Friday, June 29, 2018

Duckbills and Bear's Paw: Broad toed shoes

When it became passé to wear long toed shoes in the 16th century and the fad for hose with leather soles passed, boots and shoes became the new vogue. After 1490 the shape of shoes changed to become very broad. At first the new style of shoe looked like a duck's bill and hence the Mary Janes of the time was known as “duck's bill.” These shoes had sufficient volume to accommodate each toe with a separate compartment.

Later in 1510 the shoe changed again to resemble a bear's paw. Known also as a Scarpine, the shoe fastened with a strap over the instep and the upper covered the toes only. By 1540 the shoe covered the entire foot and had fine cuts in the leather. These were often lined with soft fur and sometimes silk. Worn originally by the privileged classes the shoe exhibited the development of craftsmanship with a hard sole combined with a very soft upper.

A popular style at the time was brightly coloured tights and men would sport their bear's paw in the full knowledge that as the foot moved, the underlying skin or tights could be observed with the open and closing of the leather slits. The fine fur was considered to represent pubic hair and the ribbons of leather the labia of female genitalia.

The fashion is thought to encapsulate the emergence of the Cult of the Virgin Mary. If so, this would be every bit and certainly more overt than the hidden messages spoken off in Dan Brown’s best seller, The Da Vinci Code. The style was popular in the late fifteenth and part of the sixteenth century and lasted approximately 100 years.

The shoe style was prolific during the reign of Henry VIII (1491-1547) and there was even a military version of the bear's paw. The shoes caused people to walk with a waddle.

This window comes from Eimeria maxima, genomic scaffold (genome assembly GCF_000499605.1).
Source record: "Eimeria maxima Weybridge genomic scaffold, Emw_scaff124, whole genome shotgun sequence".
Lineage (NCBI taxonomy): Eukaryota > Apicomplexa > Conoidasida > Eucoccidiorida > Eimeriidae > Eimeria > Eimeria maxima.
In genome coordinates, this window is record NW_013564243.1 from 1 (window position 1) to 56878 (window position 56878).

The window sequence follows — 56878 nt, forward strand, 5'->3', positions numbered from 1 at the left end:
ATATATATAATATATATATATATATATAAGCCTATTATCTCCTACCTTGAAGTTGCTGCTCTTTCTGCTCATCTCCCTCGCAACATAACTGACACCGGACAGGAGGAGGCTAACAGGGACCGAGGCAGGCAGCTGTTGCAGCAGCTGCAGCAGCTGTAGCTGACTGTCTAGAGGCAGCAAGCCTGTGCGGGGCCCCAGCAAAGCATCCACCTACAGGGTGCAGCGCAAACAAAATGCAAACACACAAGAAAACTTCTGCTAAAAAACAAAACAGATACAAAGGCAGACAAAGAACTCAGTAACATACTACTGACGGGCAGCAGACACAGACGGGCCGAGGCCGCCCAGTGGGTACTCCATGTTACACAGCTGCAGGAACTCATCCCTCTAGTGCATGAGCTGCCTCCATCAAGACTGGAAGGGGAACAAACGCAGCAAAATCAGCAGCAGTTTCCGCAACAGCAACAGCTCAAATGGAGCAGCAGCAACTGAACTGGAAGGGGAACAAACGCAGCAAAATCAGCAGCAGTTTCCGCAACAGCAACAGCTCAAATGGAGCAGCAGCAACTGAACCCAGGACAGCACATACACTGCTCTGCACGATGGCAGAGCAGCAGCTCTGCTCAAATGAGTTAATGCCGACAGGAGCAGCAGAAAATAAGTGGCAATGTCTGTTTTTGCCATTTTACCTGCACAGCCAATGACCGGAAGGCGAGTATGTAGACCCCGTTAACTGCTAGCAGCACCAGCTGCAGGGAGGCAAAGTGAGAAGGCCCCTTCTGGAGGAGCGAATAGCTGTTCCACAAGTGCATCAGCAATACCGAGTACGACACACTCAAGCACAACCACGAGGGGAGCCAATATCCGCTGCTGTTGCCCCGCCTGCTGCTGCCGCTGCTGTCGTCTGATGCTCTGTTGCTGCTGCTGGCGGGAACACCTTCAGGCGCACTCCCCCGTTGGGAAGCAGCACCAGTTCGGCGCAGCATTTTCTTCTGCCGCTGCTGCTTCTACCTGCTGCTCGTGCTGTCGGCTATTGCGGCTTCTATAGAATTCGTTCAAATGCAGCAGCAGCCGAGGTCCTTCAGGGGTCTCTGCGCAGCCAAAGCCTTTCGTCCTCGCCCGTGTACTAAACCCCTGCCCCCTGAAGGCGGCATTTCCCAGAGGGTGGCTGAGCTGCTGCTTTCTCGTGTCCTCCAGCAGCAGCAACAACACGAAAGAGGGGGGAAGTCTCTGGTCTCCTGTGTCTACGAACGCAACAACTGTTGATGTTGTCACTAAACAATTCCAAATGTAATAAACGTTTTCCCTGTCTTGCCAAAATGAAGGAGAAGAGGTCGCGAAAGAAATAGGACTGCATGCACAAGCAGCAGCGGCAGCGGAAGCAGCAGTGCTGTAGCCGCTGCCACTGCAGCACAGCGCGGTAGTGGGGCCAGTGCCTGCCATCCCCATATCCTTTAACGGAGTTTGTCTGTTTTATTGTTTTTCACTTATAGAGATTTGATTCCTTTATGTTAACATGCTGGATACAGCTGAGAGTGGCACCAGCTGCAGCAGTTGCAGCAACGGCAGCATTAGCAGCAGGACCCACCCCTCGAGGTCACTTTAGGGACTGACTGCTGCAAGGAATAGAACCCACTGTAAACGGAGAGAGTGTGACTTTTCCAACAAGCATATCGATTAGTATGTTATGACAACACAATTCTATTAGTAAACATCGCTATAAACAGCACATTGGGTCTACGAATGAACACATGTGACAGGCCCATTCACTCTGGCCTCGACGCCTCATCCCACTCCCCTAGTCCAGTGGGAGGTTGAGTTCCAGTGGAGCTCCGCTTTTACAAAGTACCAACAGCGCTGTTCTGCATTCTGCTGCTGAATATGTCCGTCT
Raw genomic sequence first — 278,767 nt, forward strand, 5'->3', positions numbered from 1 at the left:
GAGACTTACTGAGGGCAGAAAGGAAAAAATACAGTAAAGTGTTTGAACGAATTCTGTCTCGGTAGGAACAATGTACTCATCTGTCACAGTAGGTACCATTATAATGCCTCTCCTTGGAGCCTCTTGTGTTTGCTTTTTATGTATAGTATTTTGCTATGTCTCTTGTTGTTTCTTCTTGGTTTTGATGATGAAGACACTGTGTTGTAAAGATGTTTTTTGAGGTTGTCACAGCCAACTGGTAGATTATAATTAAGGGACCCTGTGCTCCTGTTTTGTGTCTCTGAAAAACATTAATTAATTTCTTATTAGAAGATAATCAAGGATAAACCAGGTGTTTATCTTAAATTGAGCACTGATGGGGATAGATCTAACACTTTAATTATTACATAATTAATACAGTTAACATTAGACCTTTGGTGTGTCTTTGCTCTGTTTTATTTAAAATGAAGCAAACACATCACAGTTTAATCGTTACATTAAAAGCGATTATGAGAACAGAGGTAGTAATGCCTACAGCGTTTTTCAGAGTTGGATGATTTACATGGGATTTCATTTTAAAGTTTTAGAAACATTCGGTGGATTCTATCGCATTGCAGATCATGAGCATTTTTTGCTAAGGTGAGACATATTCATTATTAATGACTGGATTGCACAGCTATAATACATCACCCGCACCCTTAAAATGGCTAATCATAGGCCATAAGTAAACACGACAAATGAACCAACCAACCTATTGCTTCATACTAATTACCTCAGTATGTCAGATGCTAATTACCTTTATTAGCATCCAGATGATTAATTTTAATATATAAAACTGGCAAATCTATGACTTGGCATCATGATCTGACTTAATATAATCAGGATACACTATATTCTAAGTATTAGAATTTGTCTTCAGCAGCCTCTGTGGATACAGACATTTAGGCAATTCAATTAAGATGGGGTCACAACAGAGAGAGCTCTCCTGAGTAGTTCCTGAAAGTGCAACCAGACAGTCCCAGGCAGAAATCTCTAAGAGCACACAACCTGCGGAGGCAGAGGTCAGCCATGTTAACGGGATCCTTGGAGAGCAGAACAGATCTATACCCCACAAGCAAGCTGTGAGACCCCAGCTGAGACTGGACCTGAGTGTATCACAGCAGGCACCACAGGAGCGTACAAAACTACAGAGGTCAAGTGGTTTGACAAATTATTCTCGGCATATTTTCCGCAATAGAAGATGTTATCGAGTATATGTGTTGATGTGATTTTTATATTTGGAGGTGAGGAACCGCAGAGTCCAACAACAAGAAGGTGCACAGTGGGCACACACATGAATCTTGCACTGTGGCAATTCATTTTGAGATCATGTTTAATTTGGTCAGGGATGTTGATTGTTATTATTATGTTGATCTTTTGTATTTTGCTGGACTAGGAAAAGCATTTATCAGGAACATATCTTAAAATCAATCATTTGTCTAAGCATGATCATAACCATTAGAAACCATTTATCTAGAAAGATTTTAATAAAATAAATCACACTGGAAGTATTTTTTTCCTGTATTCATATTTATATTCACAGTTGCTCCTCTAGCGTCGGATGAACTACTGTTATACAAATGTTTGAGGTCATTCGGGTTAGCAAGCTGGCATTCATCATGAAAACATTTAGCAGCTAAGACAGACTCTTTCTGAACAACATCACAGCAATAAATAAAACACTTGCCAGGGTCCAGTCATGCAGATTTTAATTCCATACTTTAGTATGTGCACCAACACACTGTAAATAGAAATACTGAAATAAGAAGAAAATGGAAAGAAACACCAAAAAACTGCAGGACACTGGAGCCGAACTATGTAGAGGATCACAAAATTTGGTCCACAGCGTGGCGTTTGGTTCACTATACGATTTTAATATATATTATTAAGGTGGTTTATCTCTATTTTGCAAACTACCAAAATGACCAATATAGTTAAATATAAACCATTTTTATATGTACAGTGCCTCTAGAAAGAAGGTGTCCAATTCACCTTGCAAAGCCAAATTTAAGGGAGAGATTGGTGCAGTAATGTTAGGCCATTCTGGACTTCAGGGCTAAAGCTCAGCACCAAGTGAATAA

Eventually the practice of wearing these shoes was outlawed by Henry's daughter, Mary I (1516 -1558). Bloody Mary wanted to marry a catholic and was keen not to upset the Pope some authorities believe the breadth of men’s shoes became of concern as they were worn broader and broader and the association with the Virgin Mary of obvious alarm to the patriarch of the church. No law has ever been found but it was thought to be in existence and shoe breadth was limited to six inches across the ball of the foot. The popularity of the Bear’s Paw soon dwindled and by 1560 the style for slightly pointed toes had returned in fashion.

Bear’s paw shoes, featured in a subplot of Shakespeare’s Twelfth Night. Aging lothario, Malvolio was lampooned wearing brightly coloured tights to attract the play's heroine. Sumptuary Laws (laws on clothing) in Tudor England were considered very important. These laws and taxes were enacted by Henry VIII to keep the different classes separate. He wanted to be able to tell at a glance where his subject stood socially by the clothes they wore. During his reign violation of these laws could result in loss of property, title or in the cases of the lower class, death.

Baldwin FE 1926 Sumptuary legislation and personal regulation in England John Hopkin Press
Lake NC 1954 The problem with footwear The Chiropodist 9:8 245
Strutt J 1970 The dress and habits of the people of England Vol II London : Rewood Press Ltd.
Wright T 1922 The romance of the shoe being the history of shoemaking London: Farncombe & Sons

Reviewed 29/06/2018

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